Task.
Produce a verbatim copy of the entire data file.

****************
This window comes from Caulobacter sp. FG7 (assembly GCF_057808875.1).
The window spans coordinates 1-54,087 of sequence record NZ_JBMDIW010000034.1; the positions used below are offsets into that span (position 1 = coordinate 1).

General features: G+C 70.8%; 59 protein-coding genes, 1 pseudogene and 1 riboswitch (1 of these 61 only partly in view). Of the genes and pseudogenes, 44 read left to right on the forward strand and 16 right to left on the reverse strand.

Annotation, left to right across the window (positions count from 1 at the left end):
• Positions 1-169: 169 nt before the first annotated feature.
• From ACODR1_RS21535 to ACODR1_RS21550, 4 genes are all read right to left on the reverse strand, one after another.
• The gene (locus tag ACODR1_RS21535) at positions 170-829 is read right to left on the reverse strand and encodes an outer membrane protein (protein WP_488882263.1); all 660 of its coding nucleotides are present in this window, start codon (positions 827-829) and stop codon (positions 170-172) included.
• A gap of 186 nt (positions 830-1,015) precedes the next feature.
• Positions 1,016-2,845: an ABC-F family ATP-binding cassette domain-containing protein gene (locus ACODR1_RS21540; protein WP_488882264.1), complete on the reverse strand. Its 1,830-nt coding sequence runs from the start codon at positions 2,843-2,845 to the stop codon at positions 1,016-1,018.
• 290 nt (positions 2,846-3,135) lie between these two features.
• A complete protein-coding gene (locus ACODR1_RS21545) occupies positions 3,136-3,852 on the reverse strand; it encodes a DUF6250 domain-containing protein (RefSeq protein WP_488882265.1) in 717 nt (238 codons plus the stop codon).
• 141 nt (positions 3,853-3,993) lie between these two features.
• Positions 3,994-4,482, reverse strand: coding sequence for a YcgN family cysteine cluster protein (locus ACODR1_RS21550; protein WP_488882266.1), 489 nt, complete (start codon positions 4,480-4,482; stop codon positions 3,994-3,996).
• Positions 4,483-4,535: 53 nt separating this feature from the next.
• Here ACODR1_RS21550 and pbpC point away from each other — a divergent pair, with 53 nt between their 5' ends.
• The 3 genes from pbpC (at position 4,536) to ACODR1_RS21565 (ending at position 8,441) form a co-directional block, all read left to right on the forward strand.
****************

This window comes from Caulobacter sp. FG7 (assembly GCF_057808875.1).
The window spans coordinates 1-54,087 of sequence record NZ_JBMDIW010000034.1; the positions used below are offsets into that span (position 1 = coordinate 1).

General features: G+C 70.8%; 59 protein-coding genes, 1 pseudogene and 1 riboswitch (1 of these 61 only partly in view). Of the genes and pseudogenes, 44 read left to right on the forward strand and 16 right to left on the reverse strand.

Annotation, left to right across the window (positions count from 1 at the left end):
• Positions 1-169: 169 nt before the first annotated feature.
• From ACODR1_RS21535 to ACODR1_RS21550, 4 genes are all read right to left on the reverse strand, one after another.
• The gene (locus tag ACODR1_RS21535) at positions 170-829 is read right to left on the reverse strand and encodes an outer membrane protein (protein WP_488882263.1); all 660 of its coding nucleotides are present in this window, start codon (positions 827-829) and stop codon (positions 170-172) included.
• A gap of 186 nt (positions 830-1,015) precedes the next feature.
• Positions 1,016-2,845: an ABC-F family ATP-binding cassette domain-containing protein gene (locus ACODR1_RS21540; protein WP_488882264.1), complete on the reverse strand. Its 1,830-nt coding sequence runs from the start codon at positions 2,843-2,845 to the stop codon at positions 1,016-1,018.
• 290 nt (positions 2,846-3,135) lie between these two features.
• A complete protein-coding gene (locus ACODR1_RS21545) occupies positions 3,136-3,852 on the reverse strand; it encodes a DUF6250 domain-containing protein (RefSeq protein WP_488882265.1) in 717 nt (238 codons plus the stop codon).
• 141 nt (positions 3,853-3,993) lie between these two features.
• Positions 3,994-4,482, reverse strand: coding sequence for a YcgN family cysteine cluster protein (locus ACODR1_RS21550; protein WP_488882266.1), 489 nt, complete (start codon positions 4,480-4,482; stop codon positions 3,994-3,996).
• Positions 4,483-4,535: 53 nt separating this feature from the next.
• Here ACODR1_RS21550 and pbpC point away from each other — a divergent pair, with 53 nt between their 5' ends.
• The 3 genes from pbpC (at position 4,536) to ACODR1_RS21565 (ending at position 8,441) form a co-directional block, all read left to right on the forward strand.